[[Setting the Scene]]
The controversy has been there for a while. Find out how the complete range of AMD and Intel processors have faired when compared to each other under Windows XP. The extensive tests measured various aspects of processor performance, including: Open GL, Direct 3D and Audio/Video.
Both Intel and AMD have many devoted fans, ready to defend their favourite manufacturer, to the bitter end. The recent release of the Athlon XP range has however, further sparked the controversy, leading to such classic questions as "is clock speed the most important aspect of a chip?".
AMD has set out to prove that clock speed is not as important as an efficient and well thought out design, while Intel is trying to force its way into the market with pure and unique core speeds.
Follow the link below and to the right to view further details and results of the various tests carried out.
In Quake 3 Arena (demo 001) Intel's big boys, the 1.9 and 2 GHz models, performed better than the XP 1800+, which in turn was better than the Intel 1.8 GHZ. The Athlon XP 1700+ was better than the Intel 1.7 GHz the XP 1600+ than the 1.6 GHz and so on.
On Quake 3 (demoNV15) the 1800+ and 1700+ XP's where better than even the 2GHz Intel CPU's.
In many ways this unprecedented feat of the Athlons is due to the nVidia nForce chipset, which makes the difference when using high resolutions.
Press below and to the right for Direct 3D performance tests
Surprisingly the full Athlon XP range and the Athlon 1.4 GHz outperform the Intel's (including the 2 GHz Pentium 4) on 3D Mark 2000 DirectX 7, Direct 3D performance.
While it can be claimed that directX 7 was not optimized for Pentium 4's there is less of an excuse for the Intel losses on DirectX 8's Direct 3D performance. XP's from the 1800+ to the 1600+ fair better than the Pentium 4 2 GHz model.
Read on to compare audio and video encoding speeds of the processors under Windows XP.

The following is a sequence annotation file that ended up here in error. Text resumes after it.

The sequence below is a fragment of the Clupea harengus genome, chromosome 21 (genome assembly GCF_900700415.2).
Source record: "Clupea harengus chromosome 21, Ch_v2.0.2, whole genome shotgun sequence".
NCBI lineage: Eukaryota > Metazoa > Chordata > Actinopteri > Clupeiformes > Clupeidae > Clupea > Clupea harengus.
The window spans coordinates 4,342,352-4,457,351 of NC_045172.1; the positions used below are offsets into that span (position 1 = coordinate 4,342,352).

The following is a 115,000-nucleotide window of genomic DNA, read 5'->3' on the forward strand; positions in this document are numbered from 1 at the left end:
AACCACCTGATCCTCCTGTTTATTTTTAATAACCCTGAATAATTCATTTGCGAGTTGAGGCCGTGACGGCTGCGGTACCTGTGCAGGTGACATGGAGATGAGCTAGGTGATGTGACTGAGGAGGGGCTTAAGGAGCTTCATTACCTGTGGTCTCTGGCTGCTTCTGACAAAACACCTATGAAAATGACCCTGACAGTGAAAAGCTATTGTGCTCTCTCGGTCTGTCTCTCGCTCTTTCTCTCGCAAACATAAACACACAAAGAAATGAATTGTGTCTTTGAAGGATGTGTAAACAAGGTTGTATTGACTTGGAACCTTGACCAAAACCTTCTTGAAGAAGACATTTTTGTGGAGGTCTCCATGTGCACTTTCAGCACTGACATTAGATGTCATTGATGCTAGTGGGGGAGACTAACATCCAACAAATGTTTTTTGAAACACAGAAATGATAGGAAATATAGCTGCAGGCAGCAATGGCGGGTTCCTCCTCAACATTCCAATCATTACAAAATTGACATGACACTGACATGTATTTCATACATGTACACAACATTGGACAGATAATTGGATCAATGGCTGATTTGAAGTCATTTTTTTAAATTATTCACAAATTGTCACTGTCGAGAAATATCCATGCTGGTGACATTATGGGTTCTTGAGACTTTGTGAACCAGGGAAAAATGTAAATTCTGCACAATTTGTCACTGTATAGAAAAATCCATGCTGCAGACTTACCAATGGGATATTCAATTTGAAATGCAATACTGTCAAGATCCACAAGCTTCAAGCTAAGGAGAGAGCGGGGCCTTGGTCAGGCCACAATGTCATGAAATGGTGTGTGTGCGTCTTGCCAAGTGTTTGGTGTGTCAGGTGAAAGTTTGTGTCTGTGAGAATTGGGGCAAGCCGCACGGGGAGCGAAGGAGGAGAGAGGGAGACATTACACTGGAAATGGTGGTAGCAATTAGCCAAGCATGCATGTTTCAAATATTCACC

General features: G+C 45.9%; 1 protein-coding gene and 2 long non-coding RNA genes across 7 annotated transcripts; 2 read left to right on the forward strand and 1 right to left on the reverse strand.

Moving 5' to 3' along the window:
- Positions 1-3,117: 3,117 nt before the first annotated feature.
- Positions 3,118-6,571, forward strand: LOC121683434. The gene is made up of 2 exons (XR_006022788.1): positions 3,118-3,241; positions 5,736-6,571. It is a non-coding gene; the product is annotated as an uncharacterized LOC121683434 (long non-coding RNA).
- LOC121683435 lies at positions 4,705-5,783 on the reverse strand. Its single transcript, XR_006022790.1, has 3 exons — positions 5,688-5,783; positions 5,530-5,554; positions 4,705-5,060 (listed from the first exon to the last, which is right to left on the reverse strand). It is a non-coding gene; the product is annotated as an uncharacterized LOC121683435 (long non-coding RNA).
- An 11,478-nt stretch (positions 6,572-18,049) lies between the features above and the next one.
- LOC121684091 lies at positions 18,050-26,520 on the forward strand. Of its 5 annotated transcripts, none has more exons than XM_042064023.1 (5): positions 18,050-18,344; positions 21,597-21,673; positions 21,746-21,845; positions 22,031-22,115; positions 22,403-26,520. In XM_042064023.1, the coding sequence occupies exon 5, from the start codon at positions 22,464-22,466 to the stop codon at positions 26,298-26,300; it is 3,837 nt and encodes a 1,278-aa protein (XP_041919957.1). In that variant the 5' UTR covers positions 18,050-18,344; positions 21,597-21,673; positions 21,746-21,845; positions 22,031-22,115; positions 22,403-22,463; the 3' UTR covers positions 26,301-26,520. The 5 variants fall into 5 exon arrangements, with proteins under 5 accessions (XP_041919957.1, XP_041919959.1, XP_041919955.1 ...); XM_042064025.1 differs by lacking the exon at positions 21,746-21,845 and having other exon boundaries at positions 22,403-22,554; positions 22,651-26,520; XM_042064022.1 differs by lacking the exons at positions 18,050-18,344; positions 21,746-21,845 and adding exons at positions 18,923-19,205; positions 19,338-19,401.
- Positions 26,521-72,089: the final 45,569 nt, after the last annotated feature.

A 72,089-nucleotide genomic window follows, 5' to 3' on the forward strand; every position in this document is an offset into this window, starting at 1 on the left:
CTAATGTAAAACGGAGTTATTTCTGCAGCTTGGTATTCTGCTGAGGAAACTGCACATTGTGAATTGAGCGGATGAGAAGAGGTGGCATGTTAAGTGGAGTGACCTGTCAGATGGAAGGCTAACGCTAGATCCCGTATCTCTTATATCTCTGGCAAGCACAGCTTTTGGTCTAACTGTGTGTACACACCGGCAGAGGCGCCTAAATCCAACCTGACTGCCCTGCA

Intel's Pentium 4 2 Ghz finally comes out on top, if only just, of the 1800+ in MPEG layer 3 audio encoding using Lame MP3 encoder. In the same test the Pentium 4 1.9 GHz outperforms the Athlon XP 1700+ and the Pentium 4 1.8 GHz handles the task better than the XP 1600+.
The picture changes when Divx encoding, using Flask 0.6, is carried out. The Athlon XP'S 1800+ through to 1600+ perform considerably better than the Pentium 4 2 GHz model.
[[Who Is Better?]]
It is obvious, from the tests, that AMD has managed to produce processors that can rival and in many cases better the faster, as far as clock speed is concerned, Pentium 4's. These results add an extra boost to AMD'S efforts to stress that GHz don't necessarily mean speed.
It is still possible that many applications need to be further optimized in order to use Intel CPU'S at their full potential. Examples such as the expected release of a new divx codec, could mean that benchmark results may be completely reversed.
This however, has been the main line of defense adopted by Intel advocates, in order to explain decreased performance, for quite some time now. If these application changes take much longer, they will arrive too late to save Intel's already damaged reputation.